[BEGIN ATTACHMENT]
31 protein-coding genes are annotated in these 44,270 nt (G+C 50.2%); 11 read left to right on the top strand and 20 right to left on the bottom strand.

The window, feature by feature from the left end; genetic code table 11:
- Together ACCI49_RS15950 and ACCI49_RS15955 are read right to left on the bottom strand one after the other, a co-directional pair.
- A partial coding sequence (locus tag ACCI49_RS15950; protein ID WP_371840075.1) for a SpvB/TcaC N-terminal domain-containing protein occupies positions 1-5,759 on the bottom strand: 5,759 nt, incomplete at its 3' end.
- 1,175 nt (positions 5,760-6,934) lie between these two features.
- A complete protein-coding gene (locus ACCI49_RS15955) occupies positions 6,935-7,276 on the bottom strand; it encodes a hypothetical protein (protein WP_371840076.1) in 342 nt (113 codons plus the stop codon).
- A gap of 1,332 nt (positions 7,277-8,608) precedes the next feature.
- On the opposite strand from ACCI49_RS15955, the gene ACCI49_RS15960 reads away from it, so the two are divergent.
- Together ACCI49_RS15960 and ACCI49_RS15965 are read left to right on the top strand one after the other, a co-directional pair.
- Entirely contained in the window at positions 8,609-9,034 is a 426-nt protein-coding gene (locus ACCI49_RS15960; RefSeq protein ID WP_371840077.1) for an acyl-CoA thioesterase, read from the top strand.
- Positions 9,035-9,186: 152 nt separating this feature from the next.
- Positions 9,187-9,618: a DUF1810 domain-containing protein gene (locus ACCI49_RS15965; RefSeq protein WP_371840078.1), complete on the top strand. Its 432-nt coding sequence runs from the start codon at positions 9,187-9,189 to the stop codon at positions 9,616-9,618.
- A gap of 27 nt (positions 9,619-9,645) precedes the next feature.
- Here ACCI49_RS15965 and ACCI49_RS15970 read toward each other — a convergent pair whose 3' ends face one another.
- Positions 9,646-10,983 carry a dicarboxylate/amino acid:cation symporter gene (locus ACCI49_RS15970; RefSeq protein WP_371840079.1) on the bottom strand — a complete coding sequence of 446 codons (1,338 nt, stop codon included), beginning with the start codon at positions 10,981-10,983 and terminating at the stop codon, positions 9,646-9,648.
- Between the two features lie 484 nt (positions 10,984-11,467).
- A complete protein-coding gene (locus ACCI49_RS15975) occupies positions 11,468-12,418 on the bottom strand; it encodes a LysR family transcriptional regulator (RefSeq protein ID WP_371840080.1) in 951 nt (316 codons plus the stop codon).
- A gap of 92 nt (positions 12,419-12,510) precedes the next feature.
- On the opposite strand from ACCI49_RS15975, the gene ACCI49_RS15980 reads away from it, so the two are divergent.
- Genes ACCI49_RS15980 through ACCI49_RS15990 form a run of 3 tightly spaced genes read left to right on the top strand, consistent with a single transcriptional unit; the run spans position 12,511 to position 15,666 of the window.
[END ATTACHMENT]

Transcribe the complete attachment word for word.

31 protein-coding genes are annotated in these 44,270 nt (G+C 50.2%); 11 read left to right on the top strand and 20 right to left on the bottom strand.

The window, feature by feature from the left end; genetic code table 11:
- Together ACCI49_RS15950 and ACCI49_RS15955 are read right to left on the bottom strand one after the other, a co-directional pair.
- A partial coding sequence (locus tag ACCI49_RS15950; protein ID WP_371840075.1) for a SpvB/TcaC N-terminal domain-containing protein occupies positions 1-5,759 on the bottom strand: 5,759 nt, incomplete at its 3' end.
- 1,175 nt (positions 5,760-6,934) lie between these two features.
- A complete protein-coding gene (locus ACCI49_RS15955) occupies positions 6,935-7,276 on the bottom strand; it encodes a hypothetical protein (protein WP_371840076.1) in 342 nt (113 codons plus the stop codon).
- A gap of 1,332 nt (positions 7,277-8,608) precedes the next feature.
- On the opposite strand from ACCI49_RS15955, the gene ACCI49_RS15960 reads away from it, so the two are divergent.
- Together ACCI49_RS15960 and ACCI49_RS15965 are read left to right on the top strand one after the other, a co-directional pair.
- Entirely contained in the window at positions 8,609-9,034 is a 426-nt protein-coding gene (locus ACCI49_RS15960; RefSeq protein ID WP_371840077.1) for an acyl-CoA thioesterase, read from the top strand.
- Positions 9,035-9,186: 152 nt separating this feature from the next.
- Positions 9,187-9,618: a DUF1810 domain-containing protein gene (locus ACCI49_RS15965; RefSeq protein WP_371840078.1), complete on the top strand. Its 432-nt coding sequence runs from the start codon at positions 9,187-9,189 to the stop codon at positions 9,616-9,618.
- A gap of 27 nt (positions 9,619-9,645) precedes the next feature.
- Here ACCI49_RS15965 and ACCI49_RS15970 read toward each other — a convergent pair whose 3' ends face one another.
- Positions 9,646-10,983 carry a dicarboxylate/amino acid:cation symporter gene (locus ACCI49_RS15970; RefSeq protein WP_371840079.1) on the bottom strand — a complete coding sequence of 446 codons (1,338 nt, stop codon included), beginning with the start codon at positions 10,981-10,983 and terminating at the stop codon, positions 9,646-9,648.
- Between the two features lie 484 nt (positions 10,984-11,467).
- A complete protein-coding gene (locus ACCI49_RS15975) occupies positions 11,468-12,418 on the bottom strand; it encodes a LysR family transcriptional regulator (RefSeq protein ID WP_371840080.1) in 951 nt (316 codons plus the stop codon).
- A gap of 92 nt (positions 12,419-12,510) precedes the next feature.
- On the opposite strand from ACCI49_RS15975, the gene ACCI49_RS15980 reads away from it, so the two are divergent.
- Genes ACCI49_RS15980 through ACCI49_RS15990 form a run of 3 tightly spaced genes read left to right on the top strand, consistent with a single transcriptional unit; the run spans position 12,511 to position 15,666 of the window.